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    Travelogue In India - Andaman and Nicobar

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    A visit to Andaman and Nicobar islands of ‘Kaala Pani’ was a long cherished dream which was fulfilled during my yet another but recent trip of this beautiful part of the country back in February. A stop over at Samudrika, a Naval Marine museum helped me refresh my historical, geographical and anthropological insight of the yonder years. I also gained a better understanding of why it was called the ‘Kaala Pani’ even though the sun was bright, the water looked absolutely stunning – bluish green; it was when there were clouds in the sky, the color of the sea changed to almost black as it always does. With the area having rainfall from April to October, the water must be looking dark most of the time. To add to it, the water was the culprit for ensuring that the convicts could not escape from here.

    Andaman and Nicobar Islands, numbering 556, are located very close to the equator covering an area of 8249 sq. km. and out of these, only 37 islands are inhabited and the rest of them have no one living there. The Bay Island is quite cosmopolitan and the population comprises Bengalis, Andhraites, Tamilians and Bangladeshis. There are six major tribes. Nicobarese, Shompens, Jarawa, Onges, Great Andamanese and Sentinelese. They still reside in huts made of leaves and bamboos in jungles, feed on fruits and stay mostly naked. They are usually scared of ordinary human beings other than the tribe and use bow and arrow to protect themselves. I was told by the locals that they do not consume any salt and their saliva is very poisonous to the extent that even snake bites do not effect them. Shocking! I’m not too sure about this, though this is what they have to say yet it is unauthenticated. Their numbers are dwindling fast and no wonder, the Goat, is making all the efforts to keep them safe and protected.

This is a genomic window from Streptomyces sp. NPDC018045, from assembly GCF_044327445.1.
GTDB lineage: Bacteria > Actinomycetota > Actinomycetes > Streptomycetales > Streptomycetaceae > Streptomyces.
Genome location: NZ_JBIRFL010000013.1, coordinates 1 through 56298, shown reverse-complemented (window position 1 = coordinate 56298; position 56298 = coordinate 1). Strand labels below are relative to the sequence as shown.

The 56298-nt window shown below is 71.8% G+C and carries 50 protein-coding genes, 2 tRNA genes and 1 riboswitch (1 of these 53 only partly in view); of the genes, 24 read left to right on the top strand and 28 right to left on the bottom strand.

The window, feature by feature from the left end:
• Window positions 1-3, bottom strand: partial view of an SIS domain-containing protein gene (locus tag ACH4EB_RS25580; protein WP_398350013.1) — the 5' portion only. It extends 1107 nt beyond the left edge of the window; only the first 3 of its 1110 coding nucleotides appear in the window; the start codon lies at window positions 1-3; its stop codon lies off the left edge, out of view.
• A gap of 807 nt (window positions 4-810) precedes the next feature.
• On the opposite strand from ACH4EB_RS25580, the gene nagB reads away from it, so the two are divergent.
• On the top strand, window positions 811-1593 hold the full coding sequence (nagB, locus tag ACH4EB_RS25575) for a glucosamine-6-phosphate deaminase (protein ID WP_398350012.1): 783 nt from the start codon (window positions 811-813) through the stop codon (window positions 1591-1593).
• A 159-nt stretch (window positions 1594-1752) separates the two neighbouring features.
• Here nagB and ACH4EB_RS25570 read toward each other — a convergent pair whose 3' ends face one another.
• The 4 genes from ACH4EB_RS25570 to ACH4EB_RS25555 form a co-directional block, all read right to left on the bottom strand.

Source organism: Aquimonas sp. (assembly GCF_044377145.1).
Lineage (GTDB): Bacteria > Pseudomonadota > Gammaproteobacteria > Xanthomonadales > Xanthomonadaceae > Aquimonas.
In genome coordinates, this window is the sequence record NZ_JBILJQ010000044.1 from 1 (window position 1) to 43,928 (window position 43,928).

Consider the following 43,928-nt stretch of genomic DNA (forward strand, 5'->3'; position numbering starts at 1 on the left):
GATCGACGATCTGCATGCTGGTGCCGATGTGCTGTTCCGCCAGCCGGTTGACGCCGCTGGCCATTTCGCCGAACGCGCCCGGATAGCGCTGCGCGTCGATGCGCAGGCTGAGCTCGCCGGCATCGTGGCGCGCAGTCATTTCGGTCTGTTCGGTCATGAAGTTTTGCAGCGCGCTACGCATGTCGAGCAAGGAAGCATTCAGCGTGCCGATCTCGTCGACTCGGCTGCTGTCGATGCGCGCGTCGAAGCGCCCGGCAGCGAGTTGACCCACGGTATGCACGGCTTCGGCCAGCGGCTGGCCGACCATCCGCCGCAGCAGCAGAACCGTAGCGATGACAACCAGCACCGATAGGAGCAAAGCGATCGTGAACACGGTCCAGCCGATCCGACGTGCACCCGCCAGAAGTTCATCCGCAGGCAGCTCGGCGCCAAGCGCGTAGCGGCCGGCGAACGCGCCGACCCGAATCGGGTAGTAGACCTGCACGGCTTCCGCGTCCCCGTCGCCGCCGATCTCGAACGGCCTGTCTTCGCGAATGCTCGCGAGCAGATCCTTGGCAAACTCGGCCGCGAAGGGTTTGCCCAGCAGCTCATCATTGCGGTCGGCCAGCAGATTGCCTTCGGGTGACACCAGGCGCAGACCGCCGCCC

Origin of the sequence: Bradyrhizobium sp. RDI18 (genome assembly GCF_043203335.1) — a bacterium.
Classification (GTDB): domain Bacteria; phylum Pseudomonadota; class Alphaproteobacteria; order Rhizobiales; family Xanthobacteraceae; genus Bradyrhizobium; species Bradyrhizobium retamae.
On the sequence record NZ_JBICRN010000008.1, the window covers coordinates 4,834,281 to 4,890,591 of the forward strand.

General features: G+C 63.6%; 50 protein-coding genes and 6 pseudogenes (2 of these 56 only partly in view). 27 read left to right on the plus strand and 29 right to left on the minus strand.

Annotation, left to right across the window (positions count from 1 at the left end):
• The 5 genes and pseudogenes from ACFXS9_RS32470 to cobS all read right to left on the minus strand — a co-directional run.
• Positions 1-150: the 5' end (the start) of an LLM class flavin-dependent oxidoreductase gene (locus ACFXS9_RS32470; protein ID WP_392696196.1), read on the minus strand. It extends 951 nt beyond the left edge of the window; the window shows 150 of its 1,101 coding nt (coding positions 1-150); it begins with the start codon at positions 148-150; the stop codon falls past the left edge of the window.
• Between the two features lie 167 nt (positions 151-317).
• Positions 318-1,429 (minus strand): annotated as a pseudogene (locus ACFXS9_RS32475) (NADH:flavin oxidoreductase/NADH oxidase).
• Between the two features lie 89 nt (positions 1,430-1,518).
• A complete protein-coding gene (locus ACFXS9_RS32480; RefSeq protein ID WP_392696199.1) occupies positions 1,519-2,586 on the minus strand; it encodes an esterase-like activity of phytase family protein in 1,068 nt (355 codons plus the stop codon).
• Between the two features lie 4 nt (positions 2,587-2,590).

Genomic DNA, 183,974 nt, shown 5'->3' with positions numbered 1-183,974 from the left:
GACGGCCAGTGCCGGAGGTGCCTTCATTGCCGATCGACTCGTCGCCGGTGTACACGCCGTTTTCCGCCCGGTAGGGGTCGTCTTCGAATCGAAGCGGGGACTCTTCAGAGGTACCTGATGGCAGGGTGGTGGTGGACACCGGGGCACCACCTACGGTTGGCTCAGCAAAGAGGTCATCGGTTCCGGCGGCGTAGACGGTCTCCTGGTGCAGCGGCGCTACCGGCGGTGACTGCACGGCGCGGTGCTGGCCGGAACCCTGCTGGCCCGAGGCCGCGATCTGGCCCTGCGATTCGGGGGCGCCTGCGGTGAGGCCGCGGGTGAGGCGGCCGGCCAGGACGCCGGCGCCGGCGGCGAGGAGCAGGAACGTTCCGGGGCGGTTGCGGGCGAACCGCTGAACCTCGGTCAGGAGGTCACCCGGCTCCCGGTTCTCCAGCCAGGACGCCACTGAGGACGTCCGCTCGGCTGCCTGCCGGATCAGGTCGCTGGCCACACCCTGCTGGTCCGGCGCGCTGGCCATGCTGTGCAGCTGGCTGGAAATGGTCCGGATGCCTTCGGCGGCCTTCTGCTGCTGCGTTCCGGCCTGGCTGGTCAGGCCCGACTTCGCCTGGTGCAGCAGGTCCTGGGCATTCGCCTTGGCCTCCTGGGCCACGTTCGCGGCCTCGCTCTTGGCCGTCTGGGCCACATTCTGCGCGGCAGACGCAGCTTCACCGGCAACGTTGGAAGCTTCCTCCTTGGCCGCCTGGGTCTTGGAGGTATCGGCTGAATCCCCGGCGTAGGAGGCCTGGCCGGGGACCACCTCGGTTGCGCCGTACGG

Some 150 years ago, molten magma is said to have erupted from the earth’s crust along the dilated ocean floor at the foot of a submarine ridge. Andaman Islands are at the tip of an undulating lava plateau, the root of which goes deep down beyond the ocean floor. Useful info! Climate? Hot in winters and extremely hot and humid in summers. 

    Glad I was there at a fairly decent time. It does not rain here, it pours. Sorrounded by dense tropical forests, tall trees seem vying with each other to grab the attention of the sun while creepers and vines cover the tree trunks. I experienced everything just like what I had learnt during my high school. Discovered in 1959, this place became the prison for the Indian ‘Mutineers’ of the First War of Independence, 1857. After its discovery the British established themselves here, built the infamous jail in Port Blair, set up gallows on Viper Island and made Ross Island their capital. The rest is just history. Indian legends say that Lord Hanuman had stepped on this island on His way to Lanka. The name Andaman has no records anywhere for its entitlement, but Nicobar seems to have originated from South Indian word ‘Nakkavaram’ which means the land of the naked. I strongly recommend a visit to these islands to enjoy the virgin beauty. Period.


    Shivam Sonakiya
    sonakiyashivam@gmail.com

     


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